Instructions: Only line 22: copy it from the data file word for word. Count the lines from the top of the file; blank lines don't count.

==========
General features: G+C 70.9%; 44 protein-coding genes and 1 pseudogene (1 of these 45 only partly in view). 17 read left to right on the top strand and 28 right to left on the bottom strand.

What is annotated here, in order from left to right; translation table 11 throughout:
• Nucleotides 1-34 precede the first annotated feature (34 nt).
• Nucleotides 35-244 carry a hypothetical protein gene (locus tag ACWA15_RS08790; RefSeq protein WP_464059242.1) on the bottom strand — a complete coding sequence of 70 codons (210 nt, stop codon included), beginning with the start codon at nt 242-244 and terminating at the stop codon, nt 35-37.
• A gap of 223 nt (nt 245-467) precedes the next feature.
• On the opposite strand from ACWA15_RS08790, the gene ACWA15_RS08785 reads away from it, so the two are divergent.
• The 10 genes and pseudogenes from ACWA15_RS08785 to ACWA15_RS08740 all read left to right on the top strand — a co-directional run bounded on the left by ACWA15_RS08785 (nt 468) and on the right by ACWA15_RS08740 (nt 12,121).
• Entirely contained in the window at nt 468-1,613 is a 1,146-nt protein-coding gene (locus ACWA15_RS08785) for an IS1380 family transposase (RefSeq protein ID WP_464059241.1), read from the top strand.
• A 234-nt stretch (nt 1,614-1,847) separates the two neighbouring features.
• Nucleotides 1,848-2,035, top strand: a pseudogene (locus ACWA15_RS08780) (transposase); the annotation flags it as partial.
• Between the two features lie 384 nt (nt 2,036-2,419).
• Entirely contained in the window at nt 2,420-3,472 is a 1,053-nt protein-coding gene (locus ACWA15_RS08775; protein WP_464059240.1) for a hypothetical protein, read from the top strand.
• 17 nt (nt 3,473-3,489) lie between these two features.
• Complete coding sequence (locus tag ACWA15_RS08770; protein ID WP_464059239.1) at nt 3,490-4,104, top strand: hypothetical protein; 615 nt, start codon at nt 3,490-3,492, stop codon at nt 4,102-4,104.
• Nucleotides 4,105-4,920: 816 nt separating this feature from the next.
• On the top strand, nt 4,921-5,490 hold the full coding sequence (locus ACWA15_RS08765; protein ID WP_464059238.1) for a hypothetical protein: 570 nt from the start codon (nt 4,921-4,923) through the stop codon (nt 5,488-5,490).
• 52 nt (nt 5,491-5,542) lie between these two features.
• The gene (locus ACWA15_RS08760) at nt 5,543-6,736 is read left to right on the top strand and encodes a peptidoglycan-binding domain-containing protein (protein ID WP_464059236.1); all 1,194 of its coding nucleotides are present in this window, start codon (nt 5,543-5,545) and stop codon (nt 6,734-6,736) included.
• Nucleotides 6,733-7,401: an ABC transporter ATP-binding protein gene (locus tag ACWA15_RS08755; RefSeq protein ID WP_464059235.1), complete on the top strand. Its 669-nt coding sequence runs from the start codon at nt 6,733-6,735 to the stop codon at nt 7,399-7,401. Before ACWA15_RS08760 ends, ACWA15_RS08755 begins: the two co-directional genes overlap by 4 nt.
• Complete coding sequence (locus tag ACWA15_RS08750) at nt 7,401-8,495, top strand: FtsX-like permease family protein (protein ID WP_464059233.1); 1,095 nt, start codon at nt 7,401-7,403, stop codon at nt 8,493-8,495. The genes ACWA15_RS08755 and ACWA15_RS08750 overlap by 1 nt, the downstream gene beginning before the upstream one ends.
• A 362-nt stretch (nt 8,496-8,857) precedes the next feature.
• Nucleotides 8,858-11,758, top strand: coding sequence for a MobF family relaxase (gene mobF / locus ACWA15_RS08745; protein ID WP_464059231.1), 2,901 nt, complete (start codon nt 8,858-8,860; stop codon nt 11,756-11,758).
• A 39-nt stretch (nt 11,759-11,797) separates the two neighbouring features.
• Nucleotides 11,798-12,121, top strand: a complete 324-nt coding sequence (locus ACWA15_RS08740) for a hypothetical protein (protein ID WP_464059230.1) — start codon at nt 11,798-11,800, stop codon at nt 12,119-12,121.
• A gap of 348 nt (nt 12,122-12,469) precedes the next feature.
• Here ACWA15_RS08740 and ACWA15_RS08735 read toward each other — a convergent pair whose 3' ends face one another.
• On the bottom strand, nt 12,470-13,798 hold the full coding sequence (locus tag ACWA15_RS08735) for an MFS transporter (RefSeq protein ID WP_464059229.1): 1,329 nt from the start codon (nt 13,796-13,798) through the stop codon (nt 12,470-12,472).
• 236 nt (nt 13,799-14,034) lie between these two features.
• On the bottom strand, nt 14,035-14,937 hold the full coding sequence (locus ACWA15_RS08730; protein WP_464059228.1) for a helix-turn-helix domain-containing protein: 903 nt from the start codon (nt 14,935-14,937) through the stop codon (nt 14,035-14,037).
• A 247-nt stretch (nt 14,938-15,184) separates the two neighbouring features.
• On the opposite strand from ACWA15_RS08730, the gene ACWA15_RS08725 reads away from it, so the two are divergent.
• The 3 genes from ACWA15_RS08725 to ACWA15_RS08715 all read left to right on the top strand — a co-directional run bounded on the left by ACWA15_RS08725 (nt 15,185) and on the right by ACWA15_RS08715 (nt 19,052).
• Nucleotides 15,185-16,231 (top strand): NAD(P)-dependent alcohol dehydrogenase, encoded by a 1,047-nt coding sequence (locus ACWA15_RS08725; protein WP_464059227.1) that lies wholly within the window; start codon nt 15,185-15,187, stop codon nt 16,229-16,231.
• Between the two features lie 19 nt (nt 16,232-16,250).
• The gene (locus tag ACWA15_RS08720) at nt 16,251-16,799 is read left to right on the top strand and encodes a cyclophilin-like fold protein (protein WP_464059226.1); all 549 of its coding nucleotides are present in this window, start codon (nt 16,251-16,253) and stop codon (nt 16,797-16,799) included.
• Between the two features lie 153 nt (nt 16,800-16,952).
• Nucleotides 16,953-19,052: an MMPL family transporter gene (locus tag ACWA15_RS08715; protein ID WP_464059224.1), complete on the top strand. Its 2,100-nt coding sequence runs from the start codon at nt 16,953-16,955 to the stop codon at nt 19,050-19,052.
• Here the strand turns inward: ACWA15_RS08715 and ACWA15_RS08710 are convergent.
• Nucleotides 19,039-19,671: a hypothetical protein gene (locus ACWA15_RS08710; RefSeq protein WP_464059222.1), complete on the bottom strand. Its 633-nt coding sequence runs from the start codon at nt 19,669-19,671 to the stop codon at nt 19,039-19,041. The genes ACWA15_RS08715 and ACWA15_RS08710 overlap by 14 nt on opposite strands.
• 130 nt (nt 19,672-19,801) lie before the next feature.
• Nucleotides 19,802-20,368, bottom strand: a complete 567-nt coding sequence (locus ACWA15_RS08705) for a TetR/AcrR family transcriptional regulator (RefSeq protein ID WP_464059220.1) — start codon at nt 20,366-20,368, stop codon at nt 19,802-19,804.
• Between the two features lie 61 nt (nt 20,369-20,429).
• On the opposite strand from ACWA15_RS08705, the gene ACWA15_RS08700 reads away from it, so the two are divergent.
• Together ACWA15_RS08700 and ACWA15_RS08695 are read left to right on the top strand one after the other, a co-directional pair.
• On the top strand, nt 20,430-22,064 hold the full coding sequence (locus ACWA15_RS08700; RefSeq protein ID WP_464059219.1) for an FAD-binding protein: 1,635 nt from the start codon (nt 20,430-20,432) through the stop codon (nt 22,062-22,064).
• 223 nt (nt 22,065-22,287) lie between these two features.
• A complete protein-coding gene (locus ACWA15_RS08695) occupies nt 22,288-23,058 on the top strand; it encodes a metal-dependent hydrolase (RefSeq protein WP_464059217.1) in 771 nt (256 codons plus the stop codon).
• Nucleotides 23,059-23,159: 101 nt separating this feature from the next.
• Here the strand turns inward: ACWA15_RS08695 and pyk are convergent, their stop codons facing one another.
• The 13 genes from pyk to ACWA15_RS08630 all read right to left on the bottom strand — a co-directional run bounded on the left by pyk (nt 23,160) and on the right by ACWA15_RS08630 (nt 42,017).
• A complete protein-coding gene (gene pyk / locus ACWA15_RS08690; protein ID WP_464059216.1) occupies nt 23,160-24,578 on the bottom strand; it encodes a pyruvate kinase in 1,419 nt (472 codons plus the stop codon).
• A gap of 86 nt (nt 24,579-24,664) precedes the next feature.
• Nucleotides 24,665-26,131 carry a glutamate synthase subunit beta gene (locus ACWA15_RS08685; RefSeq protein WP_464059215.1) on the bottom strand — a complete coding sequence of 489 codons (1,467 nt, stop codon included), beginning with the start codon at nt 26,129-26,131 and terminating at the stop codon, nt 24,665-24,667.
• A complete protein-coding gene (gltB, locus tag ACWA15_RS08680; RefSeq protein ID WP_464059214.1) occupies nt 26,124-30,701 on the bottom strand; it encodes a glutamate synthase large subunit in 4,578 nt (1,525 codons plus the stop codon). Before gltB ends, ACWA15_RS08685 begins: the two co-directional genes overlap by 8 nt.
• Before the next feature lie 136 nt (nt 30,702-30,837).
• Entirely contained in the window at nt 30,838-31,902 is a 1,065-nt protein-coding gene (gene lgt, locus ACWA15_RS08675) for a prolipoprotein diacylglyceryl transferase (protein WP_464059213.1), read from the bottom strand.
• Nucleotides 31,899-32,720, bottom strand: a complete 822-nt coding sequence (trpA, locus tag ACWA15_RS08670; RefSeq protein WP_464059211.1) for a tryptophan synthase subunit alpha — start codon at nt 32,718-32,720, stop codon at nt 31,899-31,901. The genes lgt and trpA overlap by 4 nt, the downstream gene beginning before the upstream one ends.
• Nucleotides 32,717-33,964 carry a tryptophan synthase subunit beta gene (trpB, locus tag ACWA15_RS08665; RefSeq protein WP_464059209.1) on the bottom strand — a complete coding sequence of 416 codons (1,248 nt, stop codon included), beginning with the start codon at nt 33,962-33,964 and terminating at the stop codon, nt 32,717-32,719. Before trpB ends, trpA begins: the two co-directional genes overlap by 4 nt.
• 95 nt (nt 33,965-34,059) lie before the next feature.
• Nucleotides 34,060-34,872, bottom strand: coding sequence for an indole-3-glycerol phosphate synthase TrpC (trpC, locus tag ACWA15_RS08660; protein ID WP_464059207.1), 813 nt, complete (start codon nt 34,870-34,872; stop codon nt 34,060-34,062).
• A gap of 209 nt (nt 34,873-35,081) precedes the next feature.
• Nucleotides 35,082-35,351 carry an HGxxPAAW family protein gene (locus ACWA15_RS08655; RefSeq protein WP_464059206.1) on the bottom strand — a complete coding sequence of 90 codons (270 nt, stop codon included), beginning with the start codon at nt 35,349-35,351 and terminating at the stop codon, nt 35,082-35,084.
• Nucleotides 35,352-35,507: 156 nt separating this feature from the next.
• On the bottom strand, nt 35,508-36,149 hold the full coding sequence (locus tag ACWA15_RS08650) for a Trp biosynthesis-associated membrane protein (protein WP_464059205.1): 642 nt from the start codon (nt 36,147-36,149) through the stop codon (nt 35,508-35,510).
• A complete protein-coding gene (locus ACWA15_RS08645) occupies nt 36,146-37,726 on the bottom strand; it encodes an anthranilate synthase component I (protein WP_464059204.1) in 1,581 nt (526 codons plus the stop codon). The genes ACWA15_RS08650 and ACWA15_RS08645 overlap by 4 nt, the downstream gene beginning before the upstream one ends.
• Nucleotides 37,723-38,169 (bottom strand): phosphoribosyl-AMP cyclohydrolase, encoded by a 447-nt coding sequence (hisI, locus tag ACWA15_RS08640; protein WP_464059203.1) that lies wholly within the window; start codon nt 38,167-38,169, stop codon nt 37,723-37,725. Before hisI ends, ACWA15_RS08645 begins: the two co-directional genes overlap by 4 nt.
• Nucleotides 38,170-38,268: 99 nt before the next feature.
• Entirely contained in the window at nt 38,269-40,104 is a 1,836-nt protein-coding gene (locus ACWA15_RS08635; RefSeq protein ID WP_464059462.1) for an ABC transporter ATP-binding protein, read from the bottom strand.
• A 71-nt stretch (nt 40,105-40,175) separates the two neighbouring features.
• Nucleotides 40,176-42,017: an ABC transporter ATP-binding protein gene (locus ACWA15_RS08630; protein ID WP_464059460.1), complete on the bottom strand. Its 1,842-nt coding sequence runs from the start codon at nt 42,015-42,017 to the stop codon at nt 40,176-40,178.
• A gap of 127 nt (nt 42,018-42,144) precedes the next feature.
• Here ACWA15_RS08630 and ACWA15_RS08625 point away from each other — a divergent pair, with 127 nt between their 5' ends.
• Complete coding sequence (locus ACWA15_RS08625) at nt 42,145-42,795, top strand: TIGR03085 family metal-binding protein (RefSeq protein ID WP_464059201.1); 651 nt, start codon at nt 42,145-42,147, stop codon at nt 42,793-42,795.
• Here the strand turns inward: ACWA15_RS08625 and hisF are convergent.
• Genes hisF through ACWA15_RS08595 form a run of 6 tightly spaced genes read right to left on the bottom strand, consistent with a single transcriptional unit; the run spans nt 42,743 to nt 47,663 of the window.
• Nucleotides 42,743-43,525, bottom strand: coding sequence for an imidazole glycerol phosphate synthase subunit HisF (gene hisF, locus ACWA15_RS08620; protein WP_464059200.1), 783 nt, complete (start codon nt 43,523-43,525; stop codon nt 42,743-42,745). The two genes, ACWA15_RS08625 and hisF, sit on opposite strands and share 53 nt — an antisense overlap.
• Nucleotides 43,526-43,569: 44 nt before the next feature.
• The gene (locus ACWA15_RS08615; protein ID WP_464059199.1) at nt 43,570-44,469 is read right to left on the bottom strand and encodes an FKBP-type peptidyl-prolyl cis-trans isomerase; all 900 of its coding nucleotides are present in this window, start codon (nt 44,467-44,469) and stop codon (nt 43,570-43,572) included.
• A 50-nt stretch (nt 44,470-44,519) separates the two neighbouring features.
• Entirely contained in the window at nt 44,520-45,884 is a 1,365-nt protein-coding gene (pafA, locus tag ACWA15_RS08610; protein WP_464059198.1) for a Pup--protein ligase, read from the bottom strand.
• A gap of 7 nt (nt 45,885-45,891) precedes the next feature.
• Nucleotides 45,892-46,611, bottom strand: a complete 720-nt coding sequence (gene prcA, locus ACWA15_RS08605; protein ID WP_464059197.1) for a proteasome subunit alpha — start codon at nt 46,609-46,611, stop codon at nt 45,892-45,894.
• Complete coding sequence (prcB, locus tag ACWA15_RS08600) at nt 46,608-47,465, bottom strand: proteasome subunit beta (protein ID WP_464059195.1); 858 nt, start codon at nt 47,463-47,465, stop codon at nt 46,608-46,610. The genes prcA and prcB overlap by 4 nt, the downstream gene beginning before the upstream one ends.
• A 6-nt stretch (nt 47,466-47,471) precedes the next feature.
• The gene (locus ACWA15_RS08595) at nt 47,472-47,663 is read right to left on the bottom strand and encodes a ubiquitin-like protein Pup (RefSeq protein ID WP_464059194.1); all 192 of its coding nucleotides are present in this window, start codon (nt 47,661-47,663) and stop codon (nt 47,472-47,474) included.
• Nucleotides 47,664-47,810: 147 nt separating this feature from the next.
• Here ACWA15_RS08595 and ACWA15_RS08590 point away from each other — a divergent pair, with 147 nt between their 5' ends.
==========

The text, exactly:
• Nucleotides 8,858-11,758, top strand: coding sequence for a MobF family relaxase (gene mobF / locus ACWA15_RS08745; protein ID WP_464059231.1), 2,901 nt, complete (start codon nt 8,858-8,860; stop codon nt 11,756-11,758).